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by
17 August, 2004@12:00 am
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     There comes a time in a man’s life when it’s time to hang it up. When he has done all that he can in his profession and has to look at himself in the mirror and say “Damn, am I too old for this?” To many emcees, the answer is “no”, and they continue their career with less than average results. Instead of finishing at the top of their game, they finish trapped within the walls of being average or past their prime. Many leave the game flat on their back, looking up from the canvas.  Watching the younger, fresher legs drive past them for the two handed dunk. Rifling off rhymes circa ’94, rather than of ’04, many of them hurt their legacy. This rings true for many once great men, but not about Masta Ace. Nah kids, 16 years the veteran and still running circles around kids 16 years their elder. No looking up from the mat, no watching a youngster breeze by him for the jam. Ace is still putting fools on the canvas, ripping youngsters who claim to have handles, tearing beats to shreds with the same dominance he displayed back in ’88. This isn’t going to  happen to Masta Ace. As a matter of fact, he has gotten better since ’88. From the Cold Chillin’ days to Disposable Arts, and now to the prequel of that album, A Long Hot Summer, he has been killing shit. And at this very moment, with rumors floating around about his retirement, Ace appears to claim arguably his finest work yet.

     For those of you that remember, Disposable Arts began with Ace coming out of jail. A Long Hot Summer serves as the prequel to the events that put him behind bars in the first place. For Masta Ace, this album is special. It demonstrates the ability to create a concept album without making it sound forced. From the jump, Ace will grab many heads attention with the Dug Infinite produced  “Big City” which provides the perfect intro to his tale. Dug Infinite puts together a ridiculous track that Ace pounces on with the ferocity and hunger of a youngster trying to get in the game. From there Ace rolls with 9th wonder on the buttery “Good Ol Love”, where 9th takes his craft to yet another level, with a beautifully soulful track. Masta Ace ages like fine wine on this album, effortlessly rhyming with the consistency shown on his previous works. Where Ace demonstrates more than apt ability is on the concept driven “Soda & Soap” (feat the sexy Jean Grae on the hook) where each verse runs with the theme of using the names of soda and soap respectively. Sounds like it has been done before right? Wrong. Ace liquefies his words into each verse making it rather difficult to find the name drops until the 3rd or 4th listen. Rather incredible considering the fact that many who have tried to run with this concept make it entirely too obvious to notice what they are attempting to accomplish. Ace also develops his Slick Rick-ish storytelling ability with his quest for a lady narrative “BKLYN Masala.” Lyrically, everything that Ace does on this album is effortless making it hard to believe that he was so overlooked during his Juice Crew days.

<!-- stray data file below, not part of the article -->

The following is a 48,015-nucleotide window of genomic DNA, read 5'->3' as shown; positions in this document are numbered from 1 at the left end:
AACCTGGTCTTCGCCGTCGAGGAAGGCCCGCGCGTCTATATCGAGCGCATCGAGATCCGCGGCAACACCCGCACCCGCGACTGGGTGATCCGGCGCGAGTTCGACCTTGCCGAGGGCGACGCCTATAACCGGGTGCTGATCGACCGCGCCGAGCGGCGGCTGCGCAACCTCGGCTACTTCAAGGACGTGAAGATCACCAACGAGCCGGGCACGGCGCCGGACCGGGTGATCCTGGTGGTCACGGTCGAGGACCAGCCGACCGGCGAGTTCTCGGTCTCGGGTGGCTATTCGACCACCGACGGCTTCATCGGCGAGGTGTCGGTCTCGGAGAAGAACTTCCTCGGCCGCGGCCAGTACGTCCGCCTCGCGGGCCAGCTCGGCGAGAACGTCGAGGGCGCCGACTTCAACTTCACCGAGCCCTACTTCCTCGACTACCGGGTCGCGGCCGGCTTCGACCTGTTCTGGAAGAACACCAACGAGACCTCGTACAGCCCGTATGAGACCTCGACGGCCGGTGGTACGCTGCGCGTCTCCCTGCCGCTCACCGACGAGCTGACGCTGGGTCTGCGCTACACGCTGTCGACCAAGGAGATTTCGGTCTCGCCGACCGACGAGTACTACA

Masta Ace also balances the appropriate amount of guest spots and never lets them outshine him. The artists featured here coincide so well with the story and Ace that it almost becomes abundantly clear that Ace has come up with something special. When Punch & Words join Ace once again on the groupie loving “Travelocity”, it’s all love as the three vibe so well. Strick joins Ace in one of the more comical joints “F.A.Y.” (Fuck All Yall). The duo trade witty, “fuck everybody” lines, like when Ace states “No wonder why I’m kinda bitter/Strick told me “quit playa hating” but fuck it I’m not a quitter” but not to be out done Strick strikes back with “…and fuck my girl/Soon I’ll be starting to creep/She’s a slob who don’t care if her apartment is neat/She got a slick mouth and always gets smart when she speaks/and can’t cook a lick and the bitch farts in her sleep…” Even Edo G. comes thru with the solid “Wutuwankno.” This only helps Ace prove that he is light years ahead of his competition.

     The other thing that makes this album special is the production. No big names here besides 9th Wonder (“Good Ol Love”), DJ Spinna (“Soda & Soap”), and Dug Infinite (“Big City”, “Wutuwankno”) for those who remember. Ace has a wonderful ear for music and displays it with his selection of beats from a plethora of unknowns. D.A.M.S from France chips in two beauties with the soulful “H.O.O.D” and the bouncy “Travelocity.” DJ Serious from Canada follows thru with the smooth vibe of “The Ways.” But the crown jewel may have to go to Koolade from Croatia with the incredible “Beautiful”, where the sultry sounds caress each and every one of Ace’s verbs and nouns to the point of no return.

     Time dictates classics and will only tell if A Long Hot Summer will reach classic status. By being one of the few emcees to consistently put out hot albums (including Born to Roll and another classic, Slaughtahouse) Ace has proven his value to this rap game. If he does indeed choose to walk off into the fog, he has left us with a massive catalog that many will go back to as one of the best to do it. A Long Hot Summer is able to accomplish so much in so little time. The idea that it is stringed together to create a story is a feat all to itself. Nothing here is wasted as Masta Ace puts together easily one of the finest works of the year. So if he does indeed choose to put down the mic, he will do it gracefully with nothing left to prove. And on the flipside, he’ll leave many young emcees sighing in relief knowing that the “old man” that kicked their ass for years is finally calling it quits. But you never know…. 

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